There is an opportunity to have multiple pay-TV products that target different customer segments, similar to what Sky in the UK has done with their product suite, which includes Sky Q, Sky Go, and Now TV. Now TV leverages Sky’s content spend, but is set up to run as a separate business, with a different proposition and different marketing focus. OTT should be core to any and all pay-TV providers so if you have not yet developed a compelling OTT service, then do it now. If you have one, then don’t position it as sub-standard to your DTH or cable products. And when I say OTT I do not mean on-demand content only – we should not forget that TV companies have live TV content, and live TV attracts big audiences.

What are the key priorities when developing next-generation user experiences?

As the range of products and devices used to watch video content grows, there are strong benefits in having a unified user interface that plays to the strengths of the different devices. That is one of the major areas we are devoting attention and resources to at the moment, with the goal of improving the usability of our products. The way you go about it depends on where you are in the lifecycle of your product and whether you are acquisition or retention focused. At the end of the day, it is about balancing the two priorities. Right now we are pivoting more towards customer retention. We want to delight our customers by driving engagement and removing friction points, while helping them experience the breadth of our content. Previously, when we were more acquisition-focused it was more about making the sign-up process easy and reducing the number of decisions a customer has to make at any point of the experience.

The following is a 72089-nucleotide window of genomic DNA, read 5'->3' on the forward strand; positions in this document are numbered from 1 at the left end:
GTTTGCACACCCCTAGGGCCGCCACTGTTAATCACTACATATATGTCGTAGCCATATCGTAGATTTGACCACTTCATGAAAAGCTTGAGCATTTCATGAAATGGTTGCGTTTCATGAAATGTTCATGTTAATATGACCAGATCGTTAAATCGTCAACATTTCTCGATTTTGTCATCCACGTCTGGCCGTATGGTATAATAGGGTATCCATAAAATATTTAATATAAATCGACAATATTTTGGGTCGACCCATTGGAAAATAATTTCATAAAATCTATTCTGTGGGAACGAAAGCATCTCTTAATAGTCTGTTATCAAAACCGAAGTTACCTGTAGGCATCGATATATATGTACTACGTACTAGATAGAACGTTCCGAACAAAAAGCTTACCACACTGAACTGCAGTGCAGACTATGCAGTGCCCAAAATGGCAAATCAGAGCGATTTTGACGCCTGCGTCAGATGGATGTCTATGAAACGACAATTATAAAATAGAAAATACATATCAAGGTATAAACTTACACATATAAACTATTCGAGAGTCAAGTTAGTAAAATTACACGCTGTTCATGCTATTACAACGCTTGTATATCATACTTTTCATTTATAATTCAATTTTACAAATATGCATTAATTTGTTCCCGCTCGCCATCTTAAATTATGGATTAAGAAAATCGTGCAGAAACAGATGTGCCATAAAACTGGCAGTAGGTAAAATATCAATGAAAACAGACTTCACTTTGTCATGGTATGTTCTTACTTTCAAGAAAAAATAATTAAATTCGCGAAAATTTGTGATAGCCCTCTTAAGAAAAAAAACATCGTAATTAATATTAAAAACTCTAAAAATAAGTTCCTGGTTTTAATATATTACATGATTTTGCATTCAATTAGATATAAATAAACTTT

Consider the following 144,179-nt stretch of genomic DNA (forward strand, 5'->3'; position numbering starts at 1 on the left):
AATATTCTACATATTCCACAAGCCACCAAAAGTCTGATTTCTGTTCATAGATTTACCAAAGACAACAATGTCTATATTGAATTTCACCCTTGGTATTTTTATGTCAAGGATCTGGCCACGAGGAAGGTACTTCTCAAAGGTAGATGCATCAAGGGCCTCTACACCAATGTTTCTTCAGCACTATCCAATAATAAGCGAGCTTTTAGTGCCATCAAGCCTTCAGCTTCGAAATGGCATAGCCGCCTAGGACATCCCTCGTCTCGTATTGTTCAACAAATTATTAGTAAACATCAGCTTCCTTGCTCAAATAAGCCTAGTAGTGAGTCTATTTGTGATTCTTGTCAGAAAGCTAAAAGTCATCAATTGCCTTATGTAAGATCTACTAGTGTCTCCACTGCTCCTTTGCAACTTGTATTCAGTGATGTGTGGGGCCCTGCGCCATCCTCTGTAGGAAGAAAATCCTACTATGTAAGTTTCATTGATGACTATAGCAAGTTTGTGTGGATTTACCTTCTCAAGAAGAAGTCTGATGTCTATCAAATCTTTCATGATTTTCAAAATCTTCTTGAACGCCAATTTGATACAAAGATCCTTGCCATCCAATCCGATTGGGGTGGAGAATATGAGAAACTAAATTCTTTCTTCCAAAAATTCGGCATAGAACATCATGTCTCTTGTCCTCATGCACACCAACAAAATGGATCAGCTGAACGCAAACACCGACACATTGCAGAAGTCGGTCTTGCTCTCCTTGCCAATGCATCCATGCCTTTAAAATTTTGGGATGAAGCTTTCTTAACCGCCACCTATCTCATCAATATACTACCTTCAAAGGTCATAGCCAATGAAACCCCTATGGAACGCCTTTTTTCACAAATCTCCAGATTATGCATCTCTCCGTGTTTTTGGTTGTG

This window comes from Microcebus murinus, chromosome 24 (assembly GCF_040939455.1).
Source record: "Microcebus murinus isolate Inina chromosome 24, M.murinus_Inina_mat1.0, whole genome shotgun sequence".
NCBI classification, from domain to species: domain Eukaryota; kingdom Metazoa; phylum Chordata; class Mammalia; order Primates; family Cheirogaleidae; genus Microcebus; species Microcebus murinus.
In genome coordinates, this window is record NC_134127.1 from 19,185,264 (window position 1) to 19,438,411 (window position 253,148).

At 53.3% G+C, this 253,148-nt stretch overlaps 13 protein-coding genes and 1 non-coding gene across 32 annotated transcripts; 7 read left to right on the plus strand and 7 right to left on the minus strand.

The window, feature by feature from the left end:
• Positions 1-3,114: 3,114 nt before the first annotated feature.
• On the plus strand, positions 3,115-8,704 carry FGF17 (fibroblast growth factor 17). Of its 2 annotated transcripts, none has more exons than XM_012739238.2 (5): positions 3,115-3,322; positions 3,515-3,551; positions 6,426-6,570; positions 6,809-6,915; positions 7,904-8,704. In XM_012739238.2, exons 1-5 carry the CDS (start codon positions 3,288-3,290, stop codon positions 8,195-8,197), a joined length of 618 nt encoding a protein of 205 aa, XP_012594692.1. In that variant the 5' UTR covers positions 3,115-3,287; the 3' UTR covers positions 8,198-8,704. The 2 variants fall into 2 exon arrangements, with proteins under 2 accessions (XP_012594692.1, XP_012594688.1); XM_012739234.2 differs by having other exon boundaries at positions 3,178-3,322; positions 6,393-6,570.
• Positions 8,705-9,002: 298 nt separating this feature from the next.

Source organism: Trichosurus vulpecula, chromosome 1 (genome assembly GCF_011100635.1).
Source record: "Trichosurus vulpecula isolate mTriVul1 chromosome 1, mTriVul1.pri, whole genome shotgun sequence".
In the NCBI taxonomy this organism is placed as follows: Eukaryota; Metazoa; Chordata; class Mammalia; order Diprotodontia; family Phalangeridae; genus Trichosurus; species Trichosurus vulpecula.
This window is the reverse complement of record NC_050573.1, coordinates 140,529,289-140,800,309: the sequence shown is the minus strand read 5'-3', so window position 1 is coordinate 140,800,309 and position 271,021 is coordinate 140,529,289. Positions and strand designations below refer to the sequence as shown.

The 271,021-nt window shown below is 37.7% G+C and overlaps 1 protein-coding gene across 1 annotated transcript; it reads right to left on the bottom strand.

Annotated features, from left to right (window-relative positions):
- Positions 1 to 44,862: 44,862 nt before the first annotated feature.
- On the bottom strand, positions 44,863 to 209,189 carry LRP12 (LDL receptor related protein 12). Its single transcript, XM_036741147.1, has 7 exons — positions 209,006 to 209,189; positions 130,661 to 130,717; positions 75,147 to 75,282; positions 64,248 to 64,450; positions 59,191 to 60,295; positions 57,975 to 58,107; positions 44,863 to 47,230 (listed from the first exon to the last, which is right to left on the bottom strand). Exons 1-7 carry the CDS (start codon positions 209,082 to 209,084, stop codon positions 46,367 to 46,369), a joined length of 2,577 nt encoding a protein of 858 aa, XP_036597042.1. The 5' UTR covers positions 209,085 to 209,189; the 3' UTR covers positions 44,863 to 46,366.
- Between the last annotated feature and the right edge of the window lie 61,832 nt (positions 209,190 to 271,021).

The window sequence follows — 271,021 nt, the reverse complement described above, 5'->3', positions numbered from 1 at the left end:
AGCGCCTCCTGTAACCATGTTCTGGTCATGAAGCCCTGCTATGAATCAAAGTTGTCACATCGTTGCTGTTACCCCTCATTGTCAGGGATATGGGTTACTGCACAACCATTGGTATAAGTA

In terms of functionality that enhances the user experience, I think voice control will be huge. It is a household solution for many things, not only TV, and it will help consumers get more utility out of their pay-TV service. Improving the delivery of content should be perennial on any roadmap. There is always a better picture to be had in OTT and as an industry we haven’t nailed it yet, so if you’re not doing it already, then start experimenting with frame rates and codecs.

What do you think will be the defining characteristics of leading pay-TV service providers in 2023?

I am convinced that people will still be paying for pay-TV services, but consumers will not be locked into a single delivery method, such as cable or satellite. Leading providers will be multi-platform and still offering great content that includes amazing live sports, exclusive dramas and movies through an, optimistically, seamless user experience. Delivering the best content experience to as many screens and eyeballs as possible remains the priority.